W3C home > Mailing lists > Public > www-style@w3.org > January 2006

Re: ::inline Pseudo-Element

From: David Hyatt <hyatt@apple.com>
Date: Sun, 15 Jan 2006 18:38:29 -0800
Message-Id: <EF7FE110-B13C-489A-8F34-9F1C76B04334@apple.com>
Cc: Ben Ward <benmward@gmail.com>, www-style@w3.org
To: Kelly Miller <lightsolphoenix@gmail.com>

I don't like the idea of using pseudo-elements to represent multiple  
backgrounds, as it would make cascading very difficult (e.g., how do  
you just blow away all the multiple backgrounds to replace with your  
own in a more specific rule).  I also think that it is syntactically  
more verbose and more complex than a simple comma-separated list of  
values.

Multiple backgrounds have been fully implemented in Safari 1.3 and  
2.0, and the feedback on the syntax from those who have played around  
with it has been very positive so far.

dave
(hyatt@apple.com)

On Jan 16, 2006, at 7:40 PM, Kelly Miller wrote:

>
> The content property is restrictive.  Going back to the email I  
> sent in about using a pseudo-element to represent mulitple  
> backgrounds (to simplify the background property) [http:// 
> lists.w3.org/Archives/Public/www-style/2006Jan/0022.html], if it  
> were then possible to attach a z-index value to the background  
> pseudo-element, it would be possible to have mutliple foreground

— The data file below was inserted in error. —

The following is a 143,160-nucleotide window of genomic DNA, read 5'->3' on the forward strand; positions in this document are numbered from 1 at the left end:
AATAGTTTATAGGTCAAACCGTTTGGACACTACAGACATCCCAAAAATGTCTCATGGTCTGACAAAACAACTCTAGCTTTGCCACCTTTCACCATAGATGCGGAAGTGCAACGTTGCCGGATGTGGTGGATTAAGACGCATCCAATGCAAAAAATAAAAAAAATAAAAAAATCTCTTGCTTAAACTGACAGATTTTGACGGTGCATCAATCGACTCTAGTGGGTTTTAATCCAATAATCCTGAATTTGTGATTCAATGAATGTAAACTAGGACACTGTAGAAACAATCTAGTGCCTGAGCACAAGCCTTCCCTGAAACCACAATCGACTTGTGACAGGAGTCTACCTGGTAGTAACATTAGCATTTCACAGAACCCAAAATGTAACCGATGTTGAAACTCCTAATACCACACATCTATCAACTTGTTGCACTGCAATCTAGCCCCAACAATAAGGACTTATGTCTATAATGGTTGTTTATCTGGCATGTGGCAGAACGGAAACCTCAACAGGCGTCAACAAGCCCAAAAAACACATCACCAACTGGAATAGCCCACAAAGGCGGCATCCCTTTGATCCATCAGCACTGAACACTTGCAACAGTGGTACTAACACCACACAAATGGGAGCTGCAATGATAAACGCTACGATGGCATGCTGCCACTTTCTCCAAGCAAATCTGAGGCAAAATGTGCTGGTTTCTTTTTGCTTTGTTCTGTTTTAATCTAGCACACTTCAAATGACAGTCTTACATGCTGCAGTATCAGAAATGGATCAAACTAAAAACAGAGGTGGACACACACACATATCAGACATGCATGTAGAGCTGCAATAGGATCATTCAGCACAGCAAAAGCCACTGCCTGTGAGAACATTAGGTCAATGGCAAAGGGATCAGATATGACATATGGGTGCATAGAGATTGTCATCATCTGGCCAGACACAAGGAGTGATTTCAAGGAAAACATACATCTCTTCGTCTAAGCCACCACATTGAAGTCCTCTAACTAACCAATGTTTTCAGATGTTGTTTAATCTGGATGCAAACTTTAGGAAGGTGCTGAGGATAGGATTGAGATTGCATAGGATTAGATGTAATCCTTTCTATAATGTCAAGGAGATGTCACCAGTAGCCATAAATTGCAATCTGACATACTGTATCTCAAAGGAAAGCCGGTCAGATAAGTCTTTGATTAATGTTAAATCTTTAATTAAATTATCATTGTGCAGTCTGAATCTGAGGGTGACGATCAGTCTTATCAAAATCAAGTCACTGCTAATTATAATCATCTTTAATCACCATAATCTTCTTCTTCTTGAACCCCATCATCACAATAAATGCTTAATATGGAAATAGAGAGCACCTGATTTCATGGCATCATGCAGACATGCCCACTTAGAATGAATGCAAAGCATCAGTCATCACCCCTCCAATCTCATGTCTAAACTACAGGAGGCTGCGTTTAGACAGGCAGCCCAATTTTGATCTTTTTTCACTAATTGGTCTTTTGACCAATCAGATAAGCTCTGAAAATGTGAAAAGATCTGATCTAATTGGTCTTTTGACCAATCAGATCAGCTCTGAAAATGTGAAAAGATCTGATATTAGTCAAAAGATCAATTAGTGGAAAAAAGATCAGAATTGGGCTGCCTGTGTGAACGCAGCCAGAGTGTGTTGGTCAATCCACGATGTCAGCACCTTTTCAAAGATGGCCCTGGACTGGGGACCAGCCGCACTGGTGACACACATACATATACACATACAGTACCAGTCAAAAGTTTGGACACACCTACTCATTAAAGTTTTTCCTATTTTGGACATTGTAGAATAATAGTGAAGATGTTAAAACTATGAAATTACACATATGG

> images as well as multiple background images.  Content, on the  
> other hand, is useful for image replacement, but not for when you  
> want an image to overlay text (which does happen).
>
> Ben Ward wrote:
>
>> Hi Daniel,
>> This particular use-case is actually solvable in two other ways that
>> doesn't require this new element.
>>
>>
>>> <h1 class="abc"><span>This will be replaced with an image</span></ 
>>> h1>
>>>
>>> h1.abc > span { display: none; }
>>> h1.abc { background-image: ...; }
>>>
>>>
>> Instead, in existing CSS implementations you hide content with a
>> negative text-indent:
>> e.g.
>>  h1.abc { text-indent: -400em; }
>>
>> That is understandably rather hacky, but in CSS3 the content property
>> is extended to apply to all elements, not just ::before and ::after.
>> As such, you can elegantly replace (remove) inner content.
>> e.g.
>>  h1.abc { content: ""; }
>>
>> ::inner does make sense to me in a lot of ways, but I honestly can't
>> think of a use case that isn't covered acceptably by other parts of
>> CSS (not that I've been thinking very hard).
>>
>> Regards,
>> Ben
>>
>
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Received on Monday, 16 January 2006 02:38:40 GMT

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